JOHN LYDON already has his special place in the rock and roll pantheon. As Johnny Rotten (a stage name he now disdains), he fronted the quintessential punk rock band, the now defunct Sex Pistols, and wrote most of the songs on what is arguably the greatest debut album ever, Never Mind the Bollocks. The obvious problem for an artist meeting such staggering early success is what to do next; Lydon's anxious quest for originality, for a break with his "public image," has resulted in Public Image Ltd., for the most part a hopelessly jejune effort that might leave one wondering whether Bollocks was merely a fortuity.
Public Image Ltd. is also the name of Lydon's new band, composed of ex-Clash guitarist Keith Levine, bassist Jah Wobble, and drummer Jim Donut. Wobble only learned the bass last year; Donut is as leadfooted as most rock drummers. But Levine really understands his topped-up guitar--his ingenious and adventurous departures from twelve-bar rock and roll demonstrate that here--and his partnership with Lydon promised much more than what we get.
And "public image" is the unifying concept for the album. Clearly uncomfortable with the sneering, puke-spitting persona created for him by Pistols manager Malcolm MacLaren (who gets singled out for abuse in "Lowlife"), Lydon wants to defy public expectations while still maintaining an audience, a limited public image. Unfortunately, it is Lydon's purposed demarche, his frankly experimental music, which fails most miserably.
Three tracks might fairly be called "experimental": "Theme," "Fodderstomf," and "Religion I and II." "Theme" grates along for over nine minutes, with Lydon repeatedly wailing in a disembodied voice "I wish I could die" over a ponderous bass line. At the coda, Lydon intones "terminal boredom," an apparent gloss to the song. "Fodderstomf" features a disco bass line and the refrain "We only wanted to be loved" chanted in a sort of Monty Python falsetto. In the background we hear Lydon variously maundering belching, and playing with a fire extinguisher, for almost eight minutes. One manifest fault of these tracks is their impossible length; tracks on Bollocks averaged around three minutes.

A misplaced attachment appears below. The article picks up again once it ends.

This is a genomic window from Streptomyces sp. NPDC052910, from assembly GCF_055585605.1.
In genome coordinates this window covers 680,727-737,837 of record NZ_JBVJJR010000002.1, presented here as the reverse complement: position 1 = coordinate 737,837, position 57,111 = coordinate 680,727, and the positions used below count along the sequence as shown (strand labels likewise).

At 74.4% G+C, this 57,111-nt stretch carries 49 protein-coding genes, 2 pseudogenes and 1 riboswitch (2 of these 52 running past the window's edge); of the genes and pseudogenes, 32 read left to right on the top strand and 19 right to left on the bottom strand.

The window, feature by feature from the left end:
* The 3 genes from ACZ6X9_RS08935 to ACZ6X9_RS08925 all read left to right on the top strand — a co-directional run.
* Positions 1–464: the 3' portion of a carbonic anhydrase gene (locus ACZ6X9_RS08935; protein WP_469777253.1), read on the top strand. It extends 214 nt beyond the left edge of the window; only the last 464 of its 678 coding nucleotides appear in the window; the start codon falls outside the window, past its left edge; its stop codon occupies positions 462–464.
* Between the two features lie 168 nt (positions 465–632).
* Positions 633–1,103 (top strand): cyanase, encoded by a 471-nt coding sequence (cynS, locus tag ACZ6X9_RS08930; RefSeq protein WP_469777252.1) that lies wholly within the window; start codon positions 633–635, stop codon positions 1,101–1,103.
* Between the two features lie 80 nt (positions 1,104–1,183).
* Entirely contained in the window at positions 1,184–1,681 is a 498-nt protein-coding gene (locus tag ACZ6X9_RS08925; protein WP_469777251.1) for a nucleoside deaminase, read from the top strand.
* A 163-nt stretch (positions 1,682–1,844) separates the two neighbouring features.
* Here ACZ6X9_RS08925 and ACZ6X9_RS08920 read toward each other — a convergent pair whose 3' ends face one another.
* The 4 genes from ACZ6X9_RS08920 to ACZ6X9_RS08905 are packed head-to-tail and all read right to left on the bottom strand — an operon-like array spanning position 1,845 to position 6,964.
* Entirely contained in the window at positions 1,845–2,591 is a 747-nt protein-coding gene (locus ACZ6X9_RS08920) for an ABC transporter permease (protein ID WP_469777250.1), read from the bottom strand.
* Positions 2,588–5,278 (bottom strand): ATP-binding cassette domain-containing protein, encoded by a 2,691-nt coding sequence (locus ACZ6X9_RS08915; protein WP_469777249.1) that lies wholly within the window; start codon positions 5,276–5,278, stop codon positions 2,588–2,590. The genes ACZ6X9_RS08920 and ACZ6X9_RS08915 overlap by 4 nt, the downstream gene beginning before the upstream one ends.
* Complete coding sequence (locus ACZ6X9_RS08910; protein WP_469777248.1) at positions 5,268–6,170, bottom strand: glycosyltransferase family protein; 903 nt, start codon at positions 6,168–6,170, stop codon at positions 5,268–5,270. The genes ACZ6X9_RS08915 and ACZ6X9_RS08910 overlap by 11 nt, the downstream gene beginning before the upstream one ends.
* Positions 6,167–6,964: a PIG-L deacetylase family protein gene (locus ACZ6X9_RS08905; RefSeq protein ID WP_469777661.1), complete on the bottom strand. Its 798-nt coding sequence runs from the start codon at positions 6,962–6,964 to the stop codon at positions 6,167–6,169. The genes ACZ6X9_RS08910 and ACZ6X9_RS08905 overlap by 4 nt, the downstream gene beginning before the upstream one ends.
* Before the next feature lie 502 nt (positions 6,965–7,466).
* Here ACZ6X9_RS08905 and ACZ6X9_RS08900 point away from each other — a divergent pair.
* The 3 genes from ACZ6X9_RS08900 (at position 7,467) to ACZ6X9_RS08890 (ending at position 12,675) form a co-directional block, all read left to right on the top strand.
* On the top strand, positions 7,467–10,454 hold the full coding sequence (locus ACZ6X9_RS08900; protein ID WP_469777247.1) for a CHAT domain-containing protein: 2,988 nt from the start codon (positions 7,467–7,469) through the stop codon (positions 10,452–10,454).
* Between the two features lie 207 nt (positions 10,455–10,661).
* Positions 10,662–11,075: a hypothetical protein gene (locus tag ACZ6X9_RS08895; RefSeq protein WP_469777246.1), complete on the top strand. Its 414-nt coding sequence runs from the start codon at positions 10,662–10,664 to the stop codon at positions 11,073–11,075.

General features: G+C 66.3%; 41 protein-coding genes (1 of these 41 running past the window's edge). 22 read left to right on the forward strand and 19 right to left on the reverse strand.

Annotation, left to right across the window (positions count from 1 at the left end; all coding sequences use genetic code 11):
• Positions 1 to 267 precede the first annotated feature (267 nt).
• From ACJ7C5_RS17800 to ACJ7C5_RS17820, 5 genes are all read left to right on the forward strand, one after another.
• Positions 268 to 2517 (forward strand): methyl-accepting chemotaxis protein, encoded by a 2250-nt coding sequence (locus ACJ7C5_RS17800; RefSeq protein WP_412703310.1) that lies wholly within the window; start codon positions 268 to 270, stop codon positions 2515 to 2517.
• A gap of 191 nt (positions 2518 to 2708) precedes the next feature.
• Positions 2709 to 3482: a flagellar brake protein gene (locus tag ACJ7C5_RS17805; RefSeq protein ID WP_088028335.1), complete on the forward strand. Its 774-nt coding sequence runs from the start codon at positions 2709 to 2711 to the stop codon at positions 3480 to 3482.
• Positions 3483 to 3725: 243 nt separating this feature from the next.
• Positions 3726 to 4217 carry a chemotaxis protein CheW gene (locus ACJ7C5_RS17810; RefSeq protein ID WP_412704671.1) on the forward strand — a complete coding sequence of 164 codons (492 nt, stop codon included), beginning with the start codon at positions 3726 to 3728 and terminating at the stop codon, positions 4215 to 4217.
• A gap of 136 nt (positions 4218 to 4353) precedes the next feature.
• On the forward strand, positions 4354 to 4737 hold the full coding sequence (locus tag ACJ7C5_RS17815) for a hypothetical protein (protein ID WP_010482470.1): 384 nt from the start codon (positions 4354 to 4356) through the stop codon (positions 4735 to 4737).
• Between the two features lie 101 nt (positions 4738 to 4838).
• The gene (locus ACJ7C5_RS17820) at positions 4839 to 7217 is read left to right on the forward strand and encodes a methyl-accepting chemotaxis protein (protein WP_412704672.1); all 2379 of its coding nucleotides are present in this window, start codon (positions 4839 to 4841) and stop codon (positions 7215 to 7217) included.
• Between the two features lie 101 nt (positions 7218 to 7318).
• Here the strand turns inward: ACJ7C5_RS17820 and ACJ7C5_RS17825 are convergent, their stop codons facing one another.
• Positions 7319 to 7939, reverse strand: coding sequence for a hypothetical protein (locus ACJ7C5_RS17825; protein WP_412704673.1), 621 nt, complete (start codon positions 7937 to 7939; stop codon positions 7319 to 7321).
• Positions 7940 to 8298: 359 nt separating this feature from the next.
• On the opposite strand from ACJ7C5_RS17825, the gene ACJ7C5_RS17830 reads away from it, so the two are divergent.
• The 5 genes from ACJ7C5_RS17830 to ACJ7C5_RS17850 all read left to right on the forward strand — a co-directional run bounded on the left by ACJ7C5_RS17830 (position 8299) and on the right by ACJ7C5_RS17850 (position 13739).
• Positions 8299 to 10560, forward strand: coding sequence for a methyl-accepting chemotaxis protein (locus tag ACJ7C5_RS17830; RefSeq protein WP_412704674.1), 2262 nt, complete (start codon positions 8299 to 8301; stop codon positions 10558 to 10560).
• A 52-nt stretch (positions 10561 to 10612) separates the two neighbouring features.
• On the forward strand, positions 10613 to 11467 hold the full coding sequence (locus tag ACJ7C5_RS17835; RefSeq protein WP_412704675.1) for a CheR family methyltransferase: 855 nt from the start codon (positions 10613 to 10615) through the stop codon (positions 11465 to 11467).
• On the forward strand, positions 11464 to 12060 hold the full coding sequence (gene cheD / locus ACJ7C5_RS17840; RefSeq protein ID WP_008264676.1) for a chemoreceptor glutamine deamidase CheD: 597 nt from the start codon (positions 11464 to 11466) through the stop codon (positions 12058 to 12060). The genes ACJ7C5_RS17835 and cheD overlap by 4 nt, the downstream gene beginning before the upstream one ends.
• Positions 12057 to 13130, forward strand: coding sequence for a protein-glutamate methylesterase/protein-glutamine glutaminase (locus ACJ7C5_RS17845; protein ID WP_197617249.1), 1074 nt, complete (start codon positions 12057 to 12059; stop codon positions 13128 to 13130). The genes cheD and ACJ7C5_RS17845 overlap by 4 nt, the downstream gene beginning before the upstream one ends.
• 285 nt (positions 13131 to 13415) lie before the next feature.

But Lydon's experiments fail not only because they are overlong but because they are, at base, ill-conceived; he is plainly playing with things he doesn't understand. haphazard electronic effects and innovation for innovation's sake do not succeed for experiment's sake; valid experimental music requires a knowledge and understanding, a directive genius, that this album simply lacks. However much he thinks producers are "rubbish" and superfluous, Lydon could only have been helped by the masterful touch of someone like Brian Eno.
Lydon overreaches his intellect as well. The political and social critique of Bollocks was acceptable because it was sincere and angry; the critique in Public Image rings hollow, the dull abstractions of a pseudo intellectual. Consider "Religion," a tedious diatribe against the Church, which is trite and too long:
Fat pig priest
He takes the money
You take the lies
This is religion
The rest of the album succeeds fairly well, just some pretty good rock and roll without attempts at transcendence. "Annalisa," about a girl in Germany whose parents starved her to death to exorcise the devil, moves as forcefully as some of the lesser Bollocks numbers. "Lowlife," a slam at former manager MacLaren, and "Attack," another standard rocker, are at least not bad. And "Public Image," which Simon Frith of Melody Maker called "the best non-disco 45 of the year," might be just that, although there's always the Stones' "Shattered."
But the scintallae are obscured by too much pretentious claptrap. Like the Rolling Stones' Their Satanic Majesties' Requests, the Beatles' "Revolution #9," or anything by Led Zeppelin, Public Image suffers from too much unearned self-seriousness. "A man's reach should exceed his grasp," Browning wrote, "or what's a heaven for?" Well, not for rock and roll. Sid Vicious got out in the nick of time.
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